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Inside Cricket

Inside Cricket November - December 2015

The Inside Cricket team gives you an insider's view of what's going on around the cricketing world - news, features, coaching tips, fitness guide, statistics, giant posters, and the chance to win great prizes. Plus, there's columns from former Australian captains Richie Benaud, Ian Chappell and Mark Taylor, along with Australian No.4 Test batsman Mike Hussey's exclusive monthly insights, making it a must read for all cricket tragics. Inside Cricket is a seasonal title publishing 4 issues PA - 3 issues over Australia’s summer, and one in its Autumn as a season round-up.

Land:
Australia
Sprog:
English
Udgiver:
Nextmedia Pty Ltd
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I denne udgave

4 min.
editor’s note

The action-packed 2015 Ashes series had as much in common with great contests of the past as panting supermarket fiction has with a good novel. It was a bizarre imitation; a potboiler. Everything was sensational; anything else – like the Haddin and Siddle episodes – was sensationalised, where possible. The series didn’t turn on events of great moment, rather moments of silliness. The statistically noteworthy performances of Broad and Anderson will go down in history, yet ring with the historical resonance of a false note on a kazoo. They’re better than that. They brilliantly did a job. The batsmen, confirming suspicions Test cricket lovers harbour, did the rest. This was no clash of talent. It was cheap drama, like Nicky Minaj calling out Miley Cyrus. Undoubted Test-match champions had their worth…

2 min.
great shot

FAREWELL, HEROES…

3 min.
john hastings

This month’s local hero, John Hastings, was unexpectedly recalled to the Australian squad in August. The big “Duke” leapt into the calculations of selectors and the Australian cricket-loving public after being called to England following various injuries and retirements. There he took 3-21 in the deciding match of the five-game series, at Old Trafford. Two days earlier, he’d had a miserable match with the ball – reasonable with the bat – and wondered, along with many, whether he’d blown it. His figures were 0-56 after only 6.2 overs, with the winning six being clubbed straight back over his head by England’s Willey. But in that conclusive game, after being surprisingly selected ahead of his good mate James Pattinson, he showed he could be more than handy at the top level…

3 min.
they said

“That’s how they operate. They never stop. If you're on TV they keep coming back. When you’ve been involved they’ve always got one up on you.” Lou Vincent comes clean on matchfixers' tactics at Chris Cairns' UK trial. “I once had an LBW problem. Closey, aged 60, came to the nets and batted without pads: ‘Only way you’ll sort your problem, young man.’” Michael Vaughan in his tribute to Brian Close, who died in September. “I’m very happy. I’ve been pretty fortunate to have this second go at it and have loved every moment of it.” Chris Rogers, who was so often the difference, humble as ever upon his retirement. “I know Shane reasonably well. I think he acts in the best interests of the team – sometimes.” Australia’s high-performance manager Pat Howard,…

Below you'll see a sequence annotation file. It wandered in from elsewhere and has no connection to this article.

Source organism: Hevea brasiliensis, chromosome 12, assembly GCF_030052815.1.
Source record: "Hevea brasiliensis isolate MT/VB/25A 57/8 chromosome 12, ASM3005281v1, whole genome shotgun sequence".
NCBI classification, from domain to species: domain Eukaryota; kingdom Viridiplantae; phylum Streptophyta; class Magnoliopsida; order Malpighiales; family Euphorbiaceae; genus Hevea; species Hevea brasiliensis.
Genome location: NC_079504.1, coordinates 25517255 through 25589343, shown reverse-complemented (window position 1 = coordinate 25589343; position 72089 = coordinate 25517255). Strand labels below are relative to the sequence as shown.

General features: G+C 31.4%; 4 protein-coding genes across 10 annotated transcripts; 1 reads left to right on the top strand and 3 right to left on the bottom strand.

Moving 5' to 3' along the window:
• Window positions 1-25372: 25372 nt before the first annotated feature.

4 min.
numbers game

RECOR DS, GOOD AND BAD 2015 has been a year of milestones: for death centenaries of Vic Trumper and WG Grace, birth centenary of India’s Vijay Hazare and passing away of Clive Rice, Richie Benaud, Brian Close and Arthur Morris. Also for the retirements of Michael Clarke and Kumar Sangakkara who between them scored 21,043 runs and 66 centuries in 249 Tests. Only Don Bradman (12) hit more Test double tons than Sangakkara (11). The roller-coaster 2015 Ashes series of five Tests, expected to last 25 days, finished within 18 days. This was the shortest-ever Ashes five-Test series and the joint shortest for any five-Test series, the other being England versus West Indies in England, 2000. It also lasted 18 days, the fourth Test at Leeds finishing in two days. In two Tests within…

5 min.
wicket world

COMPTON, 20 NOT OUT. The London National Portrait Gallery recently featured paintings of cricketers from Compton Cricket Club. Nothing unusual in that, you might think: quaint portraits from a century or so of cricket in a cosy English village nestled between Godalming and Guildford, probably on loan from the local gallery. But then you’re a little taken aback by the incongruity of the pictures: an intense stare, intaglios of wretchedness and desperation on worldly-wise faces, gang stamps, a savage mohawk. This chap recently played for an outfit called the “Crips”; this one for the “Bloods”; teams that sound familiar, vaguely. After a while you get a cumulative sense of a rogue’s gallery; of a spite somehow reformed by cricket, and you realise these are no products of some idyllic British green-belt neighbourhood.…